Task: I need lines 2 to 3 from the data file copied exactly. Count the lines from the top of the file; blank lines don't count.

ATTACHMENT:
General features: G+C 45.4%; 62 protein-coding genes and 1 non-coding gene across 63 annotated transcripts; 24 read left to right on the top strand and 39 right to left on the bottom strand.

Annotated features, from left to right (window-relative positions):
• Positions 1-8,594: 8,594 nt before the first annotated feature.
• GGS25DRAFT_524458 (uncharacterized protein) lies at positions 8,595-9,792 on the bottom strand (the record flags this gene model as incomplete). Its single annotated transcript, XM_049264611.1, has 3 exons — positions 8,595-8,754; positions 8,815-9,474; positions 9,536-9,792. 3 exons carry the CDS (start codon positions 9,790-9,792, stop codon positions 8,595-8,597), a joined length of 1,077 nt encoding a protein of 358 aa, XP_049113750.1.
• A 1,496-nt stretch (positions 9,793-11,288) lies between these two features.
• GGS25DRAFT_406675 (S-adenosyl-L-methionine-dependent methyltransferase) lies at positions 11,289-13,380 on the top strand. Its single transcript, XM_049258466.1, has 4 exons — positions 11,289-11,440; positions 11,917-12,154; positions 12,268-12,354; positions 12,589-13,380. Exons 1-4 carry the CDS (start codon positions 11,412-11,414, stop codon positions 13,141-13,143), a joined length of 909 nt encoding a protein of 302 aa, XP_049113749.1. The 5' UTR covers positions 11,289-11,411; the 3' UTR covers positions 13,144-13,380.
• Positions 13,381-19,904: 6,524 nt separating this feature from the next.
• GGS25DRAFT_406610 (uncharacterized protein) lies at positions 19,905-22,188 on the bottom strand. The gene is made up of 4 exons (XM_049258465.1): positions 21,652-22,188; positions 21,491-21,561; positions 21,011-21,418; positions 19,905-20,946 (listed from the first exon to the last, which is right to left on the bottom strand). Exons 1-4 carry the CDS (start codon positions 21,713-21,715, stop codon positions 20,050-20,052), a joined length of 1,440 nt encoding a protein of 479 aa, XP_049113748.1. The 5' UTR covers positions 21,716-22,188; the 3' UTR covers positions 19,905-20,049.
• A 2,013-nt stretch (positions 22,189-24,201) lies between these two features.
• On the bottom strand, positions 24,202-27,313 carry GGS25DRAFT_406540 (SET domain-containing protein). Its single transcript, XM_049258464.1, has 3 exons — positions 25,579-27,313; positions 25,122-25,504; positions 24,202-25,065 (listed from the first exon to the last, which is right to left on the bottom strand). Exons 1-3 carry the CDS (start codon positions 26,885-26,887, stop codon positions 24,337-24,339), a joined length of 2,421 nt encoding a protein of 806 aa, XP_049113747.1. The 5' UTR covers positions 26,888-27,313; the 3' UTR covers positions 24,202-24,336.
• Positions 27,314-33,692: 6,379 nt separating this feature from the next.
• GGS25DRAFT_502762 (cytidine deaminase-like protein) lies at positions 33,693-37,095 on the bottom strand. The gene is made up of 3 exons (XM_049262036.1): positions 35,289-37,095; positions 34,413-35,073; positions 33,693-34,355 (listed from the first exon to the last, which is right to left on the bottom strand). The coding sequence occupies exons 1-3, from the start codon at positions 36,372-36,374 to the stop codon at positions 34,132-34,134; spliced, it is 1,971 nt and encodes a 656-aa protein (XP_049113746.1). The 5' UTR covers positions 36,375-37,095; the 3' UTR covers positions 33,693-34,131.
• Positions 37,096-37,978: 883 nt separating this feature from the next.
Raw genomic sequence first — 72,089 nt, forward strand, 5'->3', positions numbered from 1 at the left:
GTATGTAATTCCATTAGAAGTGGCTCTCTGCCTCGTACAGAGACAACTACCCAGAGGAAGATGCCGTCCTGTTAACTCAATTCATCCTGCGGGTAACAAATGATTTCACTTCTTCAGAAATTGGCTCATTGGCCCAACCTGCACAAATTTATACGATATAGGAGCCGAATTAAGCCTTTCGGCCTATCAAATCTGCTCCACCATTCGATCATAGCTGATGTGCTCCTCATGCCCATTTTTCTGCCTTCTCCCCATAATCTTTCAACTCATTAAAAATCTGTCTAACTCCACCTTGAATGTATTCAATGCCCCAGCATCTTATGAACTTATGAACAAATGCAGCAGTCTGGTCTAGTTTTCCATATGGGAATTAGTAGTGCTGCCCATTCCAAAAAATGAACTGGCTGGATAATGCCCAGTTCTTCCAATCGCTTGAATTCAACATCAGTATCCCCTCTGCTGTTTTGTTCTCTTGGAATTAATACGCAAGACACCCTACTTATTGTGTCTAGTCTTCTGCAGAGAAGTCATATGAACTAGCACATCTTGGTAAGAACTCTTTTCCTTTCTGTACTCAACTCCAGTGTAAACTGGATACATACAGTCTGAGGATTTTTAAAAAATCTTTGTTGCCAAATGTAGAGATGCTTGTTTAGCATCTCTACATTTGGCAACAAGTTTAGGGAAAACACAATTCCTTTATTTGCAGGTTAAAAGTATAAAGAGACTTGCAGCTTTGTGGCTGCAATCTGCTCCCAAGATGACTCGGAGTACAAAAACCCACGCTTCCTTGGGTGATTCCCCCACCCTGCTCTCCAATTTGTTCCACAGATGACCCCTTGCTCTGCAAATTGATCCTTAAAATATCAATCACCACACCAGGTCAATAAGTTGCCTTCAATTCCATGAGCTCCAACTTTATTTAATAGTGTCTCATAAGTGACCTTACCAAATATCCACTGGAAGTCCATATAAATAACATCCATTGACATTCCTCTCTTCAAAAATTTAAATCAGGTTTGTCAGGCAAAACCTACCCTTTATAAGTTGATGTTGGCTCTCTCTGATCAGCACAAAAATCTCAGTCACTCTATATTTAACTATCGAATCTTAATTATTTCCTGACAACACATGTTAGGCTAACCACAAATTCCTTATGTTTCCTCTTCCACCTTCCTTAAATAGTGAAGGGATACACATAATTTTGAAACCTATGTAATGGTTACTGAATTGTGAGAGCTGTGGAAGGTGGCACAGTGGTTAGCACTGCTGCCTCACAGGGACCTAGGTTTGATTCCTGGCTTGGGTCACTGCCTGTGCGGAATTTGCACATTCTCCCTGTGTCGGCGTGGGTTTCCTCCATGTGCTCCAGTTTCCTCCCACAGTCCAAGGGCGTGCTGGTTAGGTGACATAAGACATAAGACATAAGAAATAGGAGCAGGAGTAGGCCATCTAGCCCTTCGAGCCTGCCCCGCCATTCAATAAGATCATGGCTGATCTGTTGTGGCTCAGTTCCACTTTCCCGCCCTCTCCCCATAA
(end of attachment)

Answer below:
Annotated features, from left to right (window-relative positions):
• Positions 1-8,594: 8,594 nt before the first annotated feature.